OFFICIAL BLOGHER '10 LIVEBLOG: Your Blog's Living Will - How to Control Your Digital Legacy

BlogHer Original Post

Welcome to the liveblog of the BlogHer '10 panel: Geek Lab: Your Blog's Living Will - How to Control Your Digital Legacy Click here for more info.

This panel starts Saturday, August 7 at 1:30 pm and ends at 2:45 pm Eastern time.

Do you know what will happen to your blog, your Facebook page, your Twitter account, or any other element of your online presence if something should happen to you? We often talk about women building new histories that honor their day-to-day lives via blogs, but how will that legacy be preserved for posterity? Or, conversely, how do you make sure that certain elements are not preserved? In this session, Rosemary Jean-Louis and Kristen Kuhns walk you through current privacy issues, such as what happens if you are no longer around to respond to comments on your blog or social networking status updates. We’ll discuss which internet archival systems exist, what you’ve already agreed to have archived online (even though you may not be aware that you did), how to take inventory of your digital life, and what you should do with them to define and create what you want your digital legacy to be.

This panel starts Saturday, August 7 at 1:30 pm and ends at 2:45 pm Eastern time.

Do you know what will happen to your blog, your Facebook page, your Twitter account, or any other element of your online presence if something should happen to you? We often talk about women building new histories that honor their day-to-day lives via blogs, but how will that legacy be preserved for posterity? Or, conversely, how do you make sure that certain elements are not preserved? In this session, Rosemary Jean-Louis and Kristen Kuhns walk you through current privacy issues, such as what happens if you are no longer around to respond to comments on your blog or social networking status updates. We’ll discuss which internet archival systems exist, what you’ve already agreed to have archived online (even though you may not be aware that you did), how to take inventory of your digital life, and what you should do with them to define and create what you want your digital legacy to be.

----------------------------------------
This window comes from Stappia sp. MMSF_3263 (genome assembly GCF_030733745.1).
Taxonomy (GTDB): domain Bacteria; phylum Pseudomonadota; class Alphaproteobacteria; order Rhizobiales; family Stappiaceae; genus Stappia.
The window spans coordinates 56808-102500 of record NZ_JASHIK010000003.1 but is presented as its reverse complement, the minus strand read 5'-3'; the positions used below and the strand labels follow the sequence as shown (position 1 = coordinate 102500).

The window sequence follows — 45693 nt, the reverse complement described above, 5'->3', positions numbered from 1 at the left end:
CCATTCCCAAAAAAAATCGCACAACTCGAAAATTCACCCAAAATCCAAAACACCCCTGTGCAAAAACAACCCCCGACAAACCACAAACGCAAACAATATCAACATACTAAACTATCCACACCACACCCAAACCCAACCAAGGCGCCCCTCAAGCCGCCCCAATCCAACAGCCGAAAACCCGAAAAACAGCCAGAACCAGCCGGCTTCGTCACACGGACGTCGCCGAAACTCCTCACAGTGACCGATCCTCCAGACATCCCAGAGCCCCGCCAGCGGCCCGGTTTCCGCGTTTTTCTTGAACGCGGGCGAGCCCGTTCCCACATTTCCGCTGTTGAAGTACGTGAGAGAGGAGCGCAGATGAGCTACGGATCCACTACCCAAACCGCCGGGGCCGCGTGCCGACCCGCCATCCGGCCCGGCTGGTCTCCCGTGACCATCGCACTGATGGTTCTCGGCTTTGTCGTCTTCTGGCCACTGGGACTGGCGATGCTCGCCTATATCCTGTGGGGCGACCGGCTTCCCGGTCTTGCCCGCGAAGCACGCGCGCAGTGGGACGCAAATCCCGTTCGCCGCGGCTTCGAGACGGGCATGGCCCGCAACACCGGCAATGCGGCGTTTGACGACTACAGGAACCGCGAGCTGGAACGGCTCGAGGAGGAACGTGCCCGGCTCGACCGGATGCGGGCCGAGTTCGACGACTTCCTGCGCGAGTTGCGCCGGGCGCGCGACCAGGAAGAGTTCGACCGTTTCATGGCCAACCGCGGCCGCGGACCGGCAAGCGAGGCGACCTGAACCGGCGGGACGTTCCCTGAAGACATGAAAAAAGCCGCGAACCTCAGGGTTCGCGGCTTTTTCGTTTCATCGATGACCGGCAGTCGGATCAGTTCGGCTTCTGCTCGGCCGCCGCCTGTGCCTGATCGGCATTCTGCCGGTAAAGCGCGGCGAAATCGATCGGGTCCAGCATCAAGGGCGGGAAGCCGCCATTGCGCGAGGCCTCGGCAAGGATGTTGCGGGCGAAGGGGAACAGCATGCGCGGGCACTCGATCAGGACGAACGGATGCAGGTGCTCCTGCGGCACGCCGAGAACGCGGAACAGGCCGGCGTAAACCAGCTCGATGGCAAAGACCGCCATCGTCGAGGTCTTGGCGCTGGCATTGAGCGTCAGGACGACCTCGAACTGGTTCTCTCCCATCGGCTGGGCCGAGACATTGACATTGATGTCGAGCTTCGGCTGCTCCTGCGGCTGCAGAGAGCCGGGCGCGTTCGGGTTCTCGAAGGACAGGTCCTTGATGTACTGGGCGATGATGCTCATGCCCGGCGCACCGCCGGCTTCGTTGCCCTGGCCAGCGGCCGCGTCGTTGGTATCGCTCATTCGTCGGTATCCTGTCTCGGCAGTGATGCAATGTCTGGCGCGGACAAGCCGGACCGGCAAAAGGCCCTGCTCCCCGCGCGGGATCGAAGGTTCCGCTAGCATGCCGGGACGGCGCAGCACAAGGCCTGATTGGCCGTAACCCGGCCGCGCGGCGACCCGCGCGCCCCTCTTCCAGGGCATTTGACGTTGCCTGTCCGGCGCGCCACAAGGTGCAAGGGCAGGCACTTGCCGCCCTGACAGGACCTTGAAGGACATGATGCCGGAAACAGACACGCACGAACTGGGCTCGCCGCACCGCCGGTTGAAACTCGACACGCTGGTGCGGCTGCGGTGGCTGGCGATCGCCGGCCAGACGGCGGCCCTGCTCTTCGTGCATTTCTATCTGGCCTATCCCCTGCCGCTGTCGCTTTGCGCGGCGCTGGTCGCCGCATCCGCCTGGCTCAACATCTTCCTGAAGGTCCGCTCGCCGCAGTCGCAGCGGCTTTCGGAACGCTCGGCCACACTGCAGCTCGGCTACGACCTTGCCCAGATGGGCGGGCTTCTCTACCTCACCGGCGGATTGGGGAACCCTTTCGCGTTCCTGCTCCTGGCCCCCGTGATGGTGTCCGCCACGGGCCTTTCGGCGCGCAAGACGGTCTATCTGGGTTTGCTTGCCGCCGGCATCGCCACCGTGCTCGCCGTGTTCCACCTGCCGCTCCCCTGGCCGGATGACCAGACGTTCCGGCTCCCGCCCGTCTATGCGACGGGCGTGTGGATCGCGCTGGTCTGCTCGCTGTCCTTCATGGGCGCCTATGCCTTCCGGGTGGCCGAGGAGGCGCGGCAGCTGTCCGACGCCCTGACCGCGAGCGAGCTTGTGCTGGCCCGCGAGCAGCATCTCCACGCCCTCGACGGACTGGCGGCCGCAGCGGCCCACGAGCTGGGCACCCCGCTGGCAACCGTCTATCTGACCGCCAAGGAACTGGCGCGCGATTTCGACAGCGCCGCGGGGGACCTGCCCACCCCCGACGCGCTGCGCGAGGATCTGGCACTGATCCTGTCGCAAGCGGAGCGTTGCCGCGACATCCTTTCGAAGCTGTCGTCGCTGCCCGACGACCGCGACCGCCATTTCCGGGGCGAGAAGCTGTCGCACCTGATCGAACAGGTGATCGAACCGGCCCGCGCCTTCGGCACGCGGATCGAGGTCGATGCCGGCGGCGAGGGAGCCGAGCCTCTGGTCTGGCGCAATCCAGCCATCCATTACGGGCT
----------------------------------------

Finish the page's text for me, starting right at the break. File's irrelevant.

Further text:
This session was live-blogged by @momisageek Blogging at this blog

Speakers are Rosemary and Kristen who found out about the possible downside of the Internet that forgets nothing.

What happens when your blog stops

Case Study - Dorthea Lange

Dorthea was proud of her family, but by being the face of the Great Depression she was

Case Study - the Afghan Girl
Picture of an afghan girl with arresting eyes, is named Sharbat Gula. Years later the magazinesand took a second looked her up photo. She now looks 20 years older than her actual age. She is not in control of who uses her photo.
here are the

Where are the life stores

  • Most of us won't make it into the history books
  • Who from our era>
  • what will the information policies be


It is now harder to leave your Internet footprint behind. Moving to a new town may not mean you start over.

Digital Inventory

Where have you been online? What email accounts, blogs, comment, ping sites, Location sharing sites, your websites, websites that have quoted you, website you've commented on or joined.
Also think about gaming sites, reservation sites, online newspapers